My contributions include some stories from my cycle ride home. I also include experiences from my time living and working in northern Uganda. My more recent writing in the anthology looks at how you can ‘travel’ close to home and how some of your experiences travelling really are unique to you because of other places you have been, things you have seen or read, that add to your understanding of the here and now.
What global issues are you most passionate about? Please give us some pointers.
I am not sure if it is a global issue but I firmly believe that a classroom and the teacher in it is in danger of becoming so inward-looking because of everything we as teachers have to be for kids, and that linked to the lives some kids live, there is little engagement with the world outside the classroom. I am trying to make my school better at going out and discovering everything Cambridge has to offer, and to bring the outside in with getting visitors in to speak to and work with the children.
I am also personally tied up with South Sudan, with many friends and ex-colleagues there, much saddened by how the world’s youngest country has unravelled and sad and frustrated that I cannot at the moment be there helping to improve the quality of education. I have both volunteered there and worked there and been a consultant on writing education materials for teachers. I suppose linked to that is the wider question of corruption and how aid and development breeds and sustains this. Development is big business and one day soon needs ‘cleaning up’.
Do you remember when we decided we’d combine our stories into an anthology, and how long it took to complete?
I think we decided to put together an anthology when I came home from South Sudan in 2014. Even though a lot of our writing was already there it did take us a long time to decide on pieces, edit them, check each-others’. It was not until we started choosing pieces that we discussed themes and in the end went for a focus around continents. I know I delayed the process because of writing resources for South Sudan and then starting teaching full time again. But we were all very patient with each other. It is not easy deciding a book by a committee of 5 which meets once a month with some long breaks because one of us has been travelling. But we did it and are still friends and meeting to share our writing.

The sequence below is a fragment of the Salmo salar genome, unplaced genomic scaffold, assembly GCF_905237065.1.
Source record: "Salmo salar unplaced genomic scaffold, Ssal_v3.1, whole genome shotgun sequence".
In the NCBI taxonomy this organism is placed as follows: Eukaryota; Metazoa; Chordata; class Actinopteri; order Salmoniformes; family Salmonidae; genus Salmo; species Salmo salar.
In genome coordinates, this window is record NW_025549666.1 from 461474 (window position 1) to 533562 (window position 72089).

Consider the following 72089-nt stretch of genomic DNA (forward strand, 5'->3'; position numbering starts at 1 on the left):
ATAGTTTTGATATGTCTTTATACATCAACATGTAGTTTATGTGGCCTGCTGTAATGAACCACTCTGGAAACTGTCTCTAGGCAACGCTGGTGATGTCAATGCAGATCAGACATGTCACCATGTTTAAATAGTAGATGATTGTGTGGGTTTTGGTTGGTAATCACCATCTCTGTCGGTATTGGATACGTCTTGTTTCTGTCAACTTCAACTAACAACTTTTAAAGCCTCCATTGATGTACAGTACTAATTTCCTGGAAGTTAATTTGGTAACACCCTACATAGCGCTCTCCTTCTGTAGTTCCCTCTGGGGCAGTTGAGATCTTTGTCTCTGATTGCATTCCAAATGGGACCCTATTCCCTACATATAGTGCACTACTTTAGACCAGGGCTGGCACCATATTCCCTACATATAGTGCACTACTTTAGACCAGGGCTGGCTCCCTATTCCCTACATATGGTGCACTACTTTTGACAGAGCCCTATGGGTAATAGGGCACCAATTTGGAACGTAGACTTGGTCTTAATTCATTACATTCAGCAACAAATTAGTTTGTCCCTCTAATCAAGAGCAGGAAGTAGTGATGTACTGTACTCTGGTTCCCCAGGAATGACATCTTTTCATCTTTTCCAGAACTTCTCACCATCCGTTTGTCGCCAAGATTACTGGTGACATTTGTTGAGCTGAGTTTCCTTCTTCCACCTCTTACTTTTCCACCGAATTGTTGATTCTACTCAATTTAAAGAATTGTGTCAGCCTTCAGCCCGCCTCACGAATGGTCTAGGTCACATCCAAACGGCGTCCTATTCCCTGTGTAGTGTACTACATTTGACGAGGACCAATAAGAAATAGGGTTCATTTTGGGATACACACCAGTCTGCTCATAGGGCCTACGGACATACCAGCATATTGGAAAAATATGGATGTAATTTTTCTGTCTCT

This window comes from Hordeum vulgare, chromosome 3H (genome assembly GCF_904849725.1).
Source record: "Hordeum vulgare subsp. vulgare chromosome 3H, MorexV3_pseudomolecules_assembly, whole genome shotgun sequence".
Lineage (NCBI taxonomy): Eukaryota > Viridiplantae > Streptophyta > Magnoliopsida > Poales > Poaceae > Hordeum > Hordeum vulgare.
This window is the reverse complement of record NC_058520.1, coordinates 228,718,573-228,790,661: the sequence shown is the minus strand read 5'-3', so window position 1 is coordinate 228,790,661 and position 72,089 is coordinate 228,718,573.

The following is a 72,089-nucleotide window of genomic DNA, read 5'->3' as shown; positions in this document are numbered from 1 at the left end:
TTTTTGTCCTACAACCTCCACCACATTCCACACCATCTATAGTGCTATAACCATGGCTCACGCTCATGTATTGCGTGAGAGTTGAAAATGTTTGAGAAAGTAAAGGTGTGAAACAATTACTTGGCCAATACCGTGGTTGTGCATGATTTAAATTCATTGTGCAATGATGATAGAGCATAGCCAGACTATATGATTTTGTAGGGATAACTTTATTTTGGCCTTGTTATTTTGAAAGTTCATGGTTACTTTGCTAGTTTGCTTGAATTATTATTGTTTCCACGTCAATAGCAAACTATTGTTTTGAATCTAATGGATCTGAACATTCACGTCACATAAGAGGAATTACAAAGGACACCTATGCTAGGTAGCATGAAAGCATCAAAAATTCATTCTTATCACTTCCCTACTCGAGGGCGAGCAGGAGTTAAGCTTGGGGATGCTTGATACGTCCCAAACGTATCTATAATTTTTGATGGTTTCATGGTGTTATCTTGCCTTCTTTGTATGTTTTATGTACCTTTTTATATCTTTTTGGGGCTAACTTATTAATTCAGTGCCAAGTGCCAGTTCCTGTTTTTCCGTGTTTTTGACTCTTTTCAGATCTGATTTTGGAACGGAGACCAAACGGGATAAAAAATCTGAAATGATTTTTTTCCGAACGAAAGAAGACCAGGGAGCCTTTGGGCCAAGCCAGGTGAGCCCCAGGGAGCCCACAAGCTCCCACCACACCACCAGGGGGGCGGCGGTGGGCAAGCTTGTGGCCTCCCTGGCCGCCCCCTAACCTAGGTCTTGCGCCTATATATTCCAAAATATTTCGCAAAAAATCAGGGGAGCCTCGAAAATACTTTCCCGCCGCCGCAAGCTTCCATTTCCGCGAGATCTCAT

Have you any works in progress?
I have two works in progress - in fact completed - they just need publishing. The first is a travelogue about my cycle ride from Khartoum to Cambridge. The other is under the working title of ‘Mwono bye!’- a teacher’s guide to living and working in northern Uganda. One day soon when I have some head space from school these will appear…..
What future writing plans do you have?
Nothing major. I want our group to get back to sharing our writing as a once monthly meet is a motivator to produce something to read to the others. There is a lot to be written about travel that does not involve actually going far.
|50 Camels book launch with the authors left to right Jane Wilson-Howarth, Sally Haiselden, Françoise Hivernel, Seeta Siriwardena and Stephanie Green at Heffers bookshop in Cambridge this month. Photo thanks to Alexander Howarth.
| Sally reading from "50 Camels" at the book launch at Heffers bookshop in Cambridge
Five of us collaborated on our anthology 50 Camels and She's Yours
and I have already posted an e-conversation with anthology contributer Seeta Siriwardena; click here for her Author interview
. An interview with Stephanie is here: Author interview